This famous Taiwanese chain has moved to the US, which is a win for people who love soup dumplings. Which, to be honest, should be everyone. Thin skin, flavorful broth, and quality meat makes Din Tai Fun’s xiao long bao a definite dim sum must-try.
26. Garlic Knots from C&O Trattoria
Photo courtesy of cotrattoria.com
Garlic lovers, you have to try this. These garlic knots are like garlic bread on steroids: warm, fluffy, and wonderfully flavored with lots of garlic.
27. Ramen from Daikokuya
Photo courtesy of aisforaftan.wordpress.com
Perfectly chewy noodles and a rich, flavorful broth makes Daikokuya’s ramen the best in LA and subsequently, California.
28. Omusubi from Sunny Blue
Photo courtesy of Jay B on yelp.com
What’s not to love about a place that has the tagline “this little place has balls”? Sunny Blue specializes in Japanese onmusubi (also known as onigiri), which are filled rice balls. Any of the balls are a good choice, though the miso beef is one of the most popular choices.
29. Fish Tacos from Ricky’s Fish Tacos
Photo courtesy of Roland L on yelp.com
Fish tacos are a California beach classic. With so many options, you can’t really go wrong eating them anywhere in California. But Ricky’s has been dubbed the “best fish taco” from Serious Eats and LA Weekly, to name a few.
30. Sushi Combination from Sushi Ota
Photo courtesy of John Pastor on flickr.com
Don’t let the strip mall location fool you. Sushi Ota has the best sushi in San Diego, and arguably some of the best sushi in the state. Plus, you can try live uni if you’re feeling adventurous.
31. Self-serve Boba from Class 302
Move over, self-serve fro yo. Self-serve boba is here, fulfilling all boba addicts’ dreams. You can customize your drink to your heart’s content, which is great for just about anyone.
#SpoonTip: Check out the do’s and don’ts of self-serve boba here.
32. Umami Burger from Umami Burger
Photo courtesy of umamiburger on Tumblr
“Umami” means a flavor with a distinct, pleasant savory taste, and the aptly named Umami Burger chain has burgers with unique combinations that will fulfill your umami receptors. Although all their options are interesting, go with the classic Umami Burger for your first time (Parmesan frico, shiitake mushrooms, roasted tomato, caramelized onions, and Umami ketchup) — it will be sure to satisfy your tastebuds.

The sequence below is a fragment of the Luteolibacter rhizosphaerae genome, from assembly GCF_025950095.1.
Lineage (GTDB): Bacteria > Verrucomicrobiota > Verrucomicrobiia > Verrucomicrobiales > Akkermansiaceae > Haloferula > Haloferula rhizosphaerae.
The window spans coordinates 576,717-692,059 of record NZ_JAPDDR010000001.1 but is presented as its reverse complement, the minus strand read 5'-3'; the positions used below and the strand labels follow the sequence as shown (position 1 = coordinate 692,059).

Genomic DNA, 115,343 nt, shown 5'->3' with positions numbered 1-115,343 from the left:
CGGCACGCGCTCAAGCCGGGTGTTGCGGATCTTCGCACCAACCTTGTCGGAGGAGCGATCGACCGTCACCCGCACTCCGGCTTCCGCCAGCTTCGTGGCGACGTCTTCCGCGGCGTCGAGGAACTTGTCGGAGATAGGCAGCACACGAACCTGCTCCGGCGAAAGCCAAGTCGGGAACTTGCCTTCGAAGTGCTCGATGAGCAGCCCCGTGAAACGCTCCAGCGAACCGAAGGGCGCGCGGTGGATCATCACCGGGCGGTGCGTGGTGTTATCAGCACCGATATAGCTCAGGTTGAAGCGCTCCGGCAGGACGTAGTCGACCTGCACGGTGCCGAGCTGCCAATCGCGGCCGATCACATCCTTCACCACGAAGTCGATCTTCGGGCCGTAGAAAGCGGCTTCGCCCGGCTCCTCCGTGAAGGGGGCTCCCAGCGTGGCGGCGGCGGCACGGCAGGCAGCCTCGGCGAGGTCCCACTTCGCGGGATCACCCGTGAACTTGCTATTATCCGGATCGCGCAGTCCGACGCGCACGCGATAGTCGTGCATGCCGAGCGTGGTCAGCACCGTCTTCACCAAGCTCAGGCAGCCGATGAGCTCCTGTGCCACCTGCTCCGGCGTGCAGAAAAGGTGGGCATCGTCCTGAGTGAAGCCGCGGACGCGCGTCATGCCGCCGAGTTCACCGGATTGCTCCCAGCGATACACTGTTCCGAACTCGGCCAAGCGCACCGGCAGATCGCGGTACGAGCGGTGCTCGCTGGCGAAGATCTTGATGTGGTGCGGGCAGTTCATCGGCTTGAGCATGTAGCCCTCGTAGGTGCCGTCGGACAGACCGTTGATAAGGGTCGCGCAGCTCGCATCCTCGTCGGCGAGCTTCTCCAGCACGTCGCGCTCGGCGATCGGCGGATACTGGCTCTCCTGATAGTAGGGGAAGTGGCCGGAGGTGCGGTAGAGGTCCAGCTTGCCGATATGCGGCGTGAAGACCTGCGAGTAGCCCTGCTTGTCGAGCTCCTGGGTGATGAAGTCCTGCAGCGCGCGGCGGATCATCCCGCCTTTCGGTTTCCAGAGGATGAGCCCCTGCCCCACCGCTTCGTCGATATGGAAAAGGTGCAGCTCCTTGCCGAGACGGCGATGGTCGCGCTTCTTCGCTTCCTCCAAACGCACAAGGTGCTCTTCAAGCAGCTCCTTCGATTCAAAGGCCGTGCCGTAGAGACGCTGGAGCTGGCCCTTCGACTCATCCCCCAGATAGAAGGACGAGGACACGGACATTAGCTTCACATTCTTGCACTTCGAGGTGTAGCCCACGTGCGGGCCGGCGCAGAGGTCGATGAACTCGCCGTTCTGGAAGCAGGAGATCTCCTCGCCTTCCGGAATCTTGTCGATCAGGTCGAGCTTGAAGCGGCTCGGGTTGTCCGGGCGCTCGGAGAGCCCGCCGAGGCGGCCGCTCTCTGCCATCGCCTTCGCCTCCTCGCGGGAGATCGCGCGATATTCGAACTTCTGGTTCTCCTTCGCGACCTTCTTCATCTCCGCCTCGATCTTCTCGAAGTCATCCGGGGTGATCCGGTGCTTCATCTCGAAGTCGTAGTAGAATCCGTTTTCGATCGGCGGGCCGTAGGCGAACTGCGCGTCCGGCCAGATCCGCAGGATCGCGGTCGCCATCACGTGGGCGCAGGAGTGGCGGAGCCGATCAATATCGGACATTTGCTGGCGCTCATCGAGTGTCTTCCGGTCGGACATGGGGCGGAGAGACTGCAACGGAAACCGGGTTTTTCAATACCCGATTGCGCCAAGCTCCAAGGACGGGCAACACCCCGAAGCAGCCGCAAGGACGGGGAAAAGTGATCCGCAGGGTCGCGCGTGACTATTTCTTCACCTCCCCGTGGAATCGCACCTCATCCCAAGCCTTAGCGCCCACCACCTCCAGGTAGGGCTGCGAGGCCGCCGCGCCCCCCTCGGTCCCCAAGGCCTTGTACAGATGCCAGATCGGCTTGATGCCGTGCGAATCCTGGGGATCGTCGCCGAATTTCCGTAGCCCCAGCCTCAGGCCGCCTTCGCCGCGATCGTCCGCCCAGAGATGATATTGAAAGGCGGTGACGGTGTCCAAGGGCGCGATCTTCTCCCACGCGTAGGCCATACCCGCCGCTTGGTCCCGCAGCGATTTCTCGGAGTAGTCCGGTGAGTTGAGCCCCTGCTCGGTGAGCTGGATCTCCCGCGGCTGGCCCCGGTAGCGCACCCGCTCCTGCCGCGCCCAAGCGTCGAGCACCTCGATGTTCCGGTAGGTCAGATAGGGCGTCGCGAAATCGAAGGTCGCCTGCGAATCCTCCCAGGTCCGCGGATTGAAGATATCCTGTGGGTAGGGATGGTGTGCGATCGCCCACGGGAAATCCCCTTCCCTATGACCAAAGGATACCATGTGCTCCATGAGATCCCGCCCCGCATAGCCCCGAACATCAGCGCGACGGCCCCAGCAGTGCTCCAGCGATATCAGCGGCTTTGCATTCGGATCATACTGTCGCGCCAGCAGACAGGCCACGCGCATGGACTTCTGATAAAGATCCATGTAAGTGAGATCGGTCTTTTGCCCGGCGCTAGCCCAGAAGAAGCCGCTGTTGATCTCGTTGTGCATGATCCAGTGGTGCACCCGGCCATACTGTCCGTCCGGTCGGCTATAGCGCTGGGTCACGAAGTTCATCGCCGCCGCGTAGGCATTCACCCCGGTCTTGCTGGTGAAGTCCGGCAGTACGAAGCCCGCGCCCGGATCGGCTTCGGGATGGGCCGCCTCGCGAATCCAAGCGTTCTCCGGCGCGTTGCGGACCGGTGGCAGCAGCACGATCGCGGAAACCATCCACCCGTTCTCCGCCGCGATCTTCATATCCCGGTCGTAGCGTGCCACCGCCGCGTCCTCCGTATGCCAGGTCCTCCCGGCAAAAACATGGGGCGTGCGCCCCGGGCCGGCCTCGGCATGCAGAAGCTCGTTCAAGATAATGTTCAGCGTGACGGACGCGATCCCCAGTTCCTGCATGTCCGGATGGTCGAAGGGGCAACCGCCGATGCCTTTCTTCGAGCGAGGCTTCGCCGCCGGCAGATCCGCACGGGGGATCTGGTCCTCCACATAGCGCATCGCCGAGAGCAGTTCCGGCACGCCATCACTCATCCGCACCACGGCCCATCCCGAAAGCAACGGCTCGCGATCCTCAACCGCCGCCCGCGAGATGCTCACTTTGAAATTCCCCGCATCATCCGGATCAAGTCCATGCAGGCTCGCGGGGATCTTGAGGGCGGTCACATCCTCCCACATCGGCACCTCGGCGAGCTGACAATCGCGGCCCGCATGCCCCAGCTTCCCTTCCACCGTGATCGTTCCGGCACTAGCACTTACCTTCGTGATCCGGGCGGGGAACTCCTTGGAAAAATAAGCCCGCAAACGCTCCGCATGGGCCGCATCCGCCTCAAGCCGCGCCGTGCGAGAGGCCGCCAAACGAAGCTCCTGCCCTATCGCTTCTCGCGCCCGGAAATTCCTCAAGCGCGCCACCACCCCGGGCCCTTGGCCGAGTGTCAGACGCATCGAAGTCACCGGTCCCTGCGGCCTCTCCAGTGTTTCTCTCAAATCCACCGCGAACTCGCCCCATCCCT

33. Half Chicken from Zankou Chicken
Photo courtesy of Dikran I on yelp.com
Hungry? Get Zankou’s half chicken. Not hungry? Get Zankou’s half chicken and share. It’s crispy and crunchy and will make you rethink your previous concept of chicken.
34. Local Beer from Telegraph Brewing Company
Photo courtesy of Telegraph Brewing Co. on yelp.com
Though California is known for its Napa Valley wines, beer lovers should know that the locally brewed craft beers are something worth trying as well. Telegraph has seasonal beers as well as classic beers, all of which are made with locally sourced ingredients.
35. Green Tea Latte from Urth Caffe
Photo courtesy of yelp.com
This matcha latte is probably one of the most Instagrammed photos by anyone who has been to or lived in SoCal, and for good reason. It looks artsy and is made with care from ceremonial-grade matcha from a family farm in Japan.
36. Macarons from Bottega Louie
Photo courtesy of John L on yelp.com
Bottega Louie has food, but don’t even bother. Just go for the rainbow macarons — get a box.
37. Baby Back Ribs from Phil’s BBQ
Photo courtesy of Phil’s BBQ on yelp.com
You don’t need to go to Texas for barbecue — Phil’s was not only on Thrillist’s Best BBQ in America, but also was recently featured on Yelp’s Top 100 Places to Eat in 2016.
38. Praise the Lard from The Waffle Experience
Photo courtesy of Eric C on yelp.com
Sacramento is one of the most underrated food cities in California. But with restaurants like The Waffle Experience, it has recently come into the spotlight. The local cafe features creatively named waffle combinations like Farmer in the Dell, Praise the Lard, and Eggcellent. We suggest that anyone who has a hankering for pork belly go for Praise the Lard, which has cider-braised pork belly, a farm fresh egg, burrata cheese, a lard-stuffed waffle, maple syrup, and on-the-vine tomatoes.
39. Mac ‘n Cheetos from The Attic
Photo courtesy of Ivana T on yelp.com
Literally the stuff of college student dreams.
40. Oysters from Hog Island Oysters
Photo courtesy of facebook.com
They grow, harvest, shuck, and shell their own oysters, so the oysters are always unbelievably fresh. You can find them in Napa or in San Fran, but we recommend that you visit their farm at Marshall for the full experience.
41. Cioppino from Sotto Mare
Photo courtesy of Facebook
Cioppino is a tomato stew filled with seafood and pasta — aka the perfect meal no matter what the weather or your mood. You can’t get much more authentic than Sotto Mare, which is right in the heart of San Francisco’s Italian North Beach.